I am thrilled to welcome a fellow Brit, Nancy Jardine, who lives in beautiful Scotland, to my blog today, to tell us all about her latest release, 'Beltane Choice', so I won't witter on, but let Nancy have centre stage:
Hi Hywela Lyn! I’m so delighted to be with you today, only two days after the launch of my historical novel, The Beltane Choice. It’s my first historical novel, born of a love of all things Celtic. I’d like you, and your readers, to imagine this scene which led to the idea for the novel. What follows might seem a little odd at first, but please bear with me. Let your eyes dwell upon this…
Alongside a mobile/temporary classroom there’s a bunch of 9/10 year old school children organising a pile of willow wands and twigs, mosses, grasses and sundry plant materials into messy bundles. A couple of kids nearby are fanatically stirring a delicious concoction of mud and fibrous plant material in large buckets. Another four pairs of kids are holding steady curved arches of willow twigs, bound together with plaited marram-type grasses. The arch spans just above their head height. When the willow saplings are sorted they’re used to weave the arches together, making a short tunnel. Over the day the wattled walls of the arch are filled with the mosses and plant materials and given a sloshy, fabulously messy coating…daubed with the mud ‘cement’. The kids doing the daubing are well covered with aprons and love their job!
Behind that group on a vacant patch of grassy playing field there are two rows of other kids facing up to each other. One row of kids – the Roman Army - are wearing papier-mâché helmets, covered in silver foil, and are brandishing a foil covered cardboard gladius (sword), and a shiny rectangular foil covered cardboard shield. The pilus (spear) is a cane with a pointed cardboard end. Each shield is decorated with the imprint of an eagle, faintly painted in red. Alongside is another Roman soldier holding aloft a rigid rectangular standard depicting a red eagle painted on a piece of white sheeting. The other kids are the Celts. They, too, have shields but are facsimile wood and mostly round. Their swords are a different shape and their spears (look) sharp tipped. Blue war paint adorns their faces. The Celts stamp their feet to the war cry of their leader, Calgacus, while the standard bearer of The Roman Army calls his troops to order marching them along the field with the cries of “sin, dex, sin, dex…left, right…” Sinister, Dexter. This group are also having a whale of a time, especially when they engage in ‘Mock -Strictly No Contact’ battle!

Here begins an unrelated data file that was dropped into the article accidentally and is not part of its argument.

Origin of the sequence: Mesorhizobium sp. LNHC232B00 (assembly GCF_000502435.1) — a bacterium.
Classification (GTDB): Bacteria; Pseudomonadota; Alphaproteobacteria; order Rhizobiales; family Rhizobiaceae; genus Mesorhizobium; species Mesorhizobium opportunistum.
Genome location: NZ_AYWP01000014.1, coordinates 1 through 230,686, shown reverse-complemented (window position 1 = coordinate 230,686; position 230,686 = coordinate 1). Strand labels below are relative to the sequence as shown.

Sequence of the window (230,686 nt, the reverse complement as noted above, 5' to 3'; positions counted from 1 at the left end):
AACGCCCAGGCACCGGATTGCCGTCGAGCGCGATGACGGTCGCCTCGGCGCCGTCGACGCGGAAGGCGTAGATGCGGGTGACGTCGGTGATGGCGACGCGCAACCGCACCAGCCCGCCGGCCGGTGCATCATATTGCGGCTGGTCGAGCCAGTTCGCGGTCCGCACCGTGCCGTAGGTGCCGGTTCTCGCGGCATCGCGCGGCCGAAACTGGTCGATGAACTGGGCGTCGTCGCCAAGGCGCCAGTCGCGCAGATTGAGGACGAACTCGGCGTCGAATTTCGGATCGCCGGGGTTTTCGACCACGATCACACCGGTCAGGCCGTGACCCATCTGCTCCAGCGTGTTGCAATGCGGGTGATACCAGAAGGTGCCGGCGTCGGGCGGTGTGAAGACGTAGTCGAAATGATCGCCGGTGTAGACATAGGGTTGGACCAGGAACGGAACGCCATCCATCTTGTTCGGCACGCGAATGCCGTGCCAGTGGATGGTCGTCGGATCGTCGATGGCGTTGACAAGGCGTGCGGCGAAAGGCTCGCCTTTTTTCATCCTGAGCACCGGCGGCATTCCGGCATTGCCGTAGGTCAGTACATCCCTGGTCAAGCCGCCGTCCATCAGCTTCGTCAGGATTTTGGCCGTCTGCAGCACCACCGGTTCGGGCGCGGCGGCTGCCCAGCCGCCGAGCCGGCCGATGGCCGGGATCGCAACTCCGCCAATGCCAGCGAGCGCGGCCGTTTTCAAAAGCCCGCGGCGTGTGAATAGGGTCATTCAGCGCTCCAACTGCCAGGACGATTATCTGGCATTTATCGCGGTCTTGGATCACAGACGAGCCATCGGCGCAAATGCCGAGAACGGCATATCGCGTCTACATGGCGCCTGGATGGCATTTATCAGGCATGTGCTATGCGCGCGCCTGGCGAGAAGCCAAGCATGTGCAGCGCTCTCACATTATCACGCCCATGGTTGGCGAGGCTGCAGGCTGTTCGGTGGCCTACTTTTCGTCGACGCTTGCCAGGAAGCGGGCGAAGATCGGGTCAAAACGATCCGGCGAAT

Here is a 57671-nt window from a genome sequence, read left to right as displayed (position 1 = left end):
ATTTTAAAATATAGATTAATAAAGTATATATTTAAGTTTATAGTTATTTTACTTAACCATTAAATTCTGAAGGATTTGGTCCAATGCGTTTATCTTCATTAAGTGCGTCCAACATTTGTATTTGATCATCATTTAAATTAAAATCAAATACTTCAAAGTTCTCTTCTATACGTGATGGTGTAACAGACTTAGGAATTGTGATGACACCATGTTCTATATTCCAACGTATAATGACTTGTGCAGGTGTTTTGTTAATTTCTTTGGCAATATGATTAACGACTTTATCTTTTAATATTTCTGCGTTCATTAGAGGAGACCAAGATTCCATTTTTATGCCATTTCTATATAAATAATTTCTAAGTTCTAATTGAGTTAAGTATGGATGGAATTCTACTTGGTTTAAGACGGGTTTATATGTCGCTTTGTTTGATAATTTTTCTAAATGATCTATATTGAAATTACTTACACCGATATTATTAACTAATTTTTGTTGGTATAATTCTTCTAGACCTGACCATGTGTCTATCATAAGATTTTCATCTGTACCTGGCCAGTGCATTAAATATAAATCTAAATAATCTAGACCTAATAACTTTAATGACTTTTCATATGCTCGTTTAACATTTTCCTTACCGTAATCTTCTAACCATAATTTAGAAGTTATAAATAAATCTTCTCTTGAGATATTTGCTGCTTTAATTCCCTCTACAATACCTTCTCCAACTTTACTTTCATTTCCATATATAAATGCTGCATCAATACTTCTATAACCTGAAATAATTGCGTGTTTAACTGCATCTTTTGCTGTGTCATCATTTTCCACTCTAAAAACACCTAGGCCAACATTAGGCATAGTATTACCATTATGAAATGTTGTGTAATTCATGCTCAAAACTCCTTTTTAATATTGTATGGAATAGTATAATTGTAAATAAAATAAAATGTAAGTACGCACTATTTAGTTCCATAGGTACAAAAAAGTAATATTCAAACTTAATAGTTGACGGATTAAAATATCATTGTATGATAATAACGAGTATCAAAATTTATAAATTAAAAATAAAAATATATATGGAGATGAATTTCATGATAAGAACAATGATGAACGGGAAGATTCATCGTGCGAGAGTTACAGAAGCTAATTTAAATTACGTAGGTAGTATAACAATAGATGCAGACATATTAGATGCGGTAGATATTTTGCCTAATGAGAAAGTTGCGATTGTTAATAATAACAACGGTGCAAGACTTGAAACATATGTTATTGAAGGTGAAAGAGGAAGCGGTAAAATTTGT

Not far off there’s a couple of children who are using a quern stone for grinding flaked oats (actually it’s a large marble mortar and pestle but it does the same job as a quern). Two more kids are weaving yarn on a small handloom, of the drop spindle type. Their group mates are either carding rough sheep wool, or are being adult-supervised in boiling a jelly pan of water over a camping gas stove, (bit of licence here since the fire department might not have been too happy if I’d made a bonfire on the playing field) Grasses and lichens have been added to the water to dye the carded and spun wool. This group are also practising singing the Celtic/ Gaelic songs taught to them by the visiting music specialist.
|Welsh Celtic Roundhouse (Photo courtesy of Wikipedia)|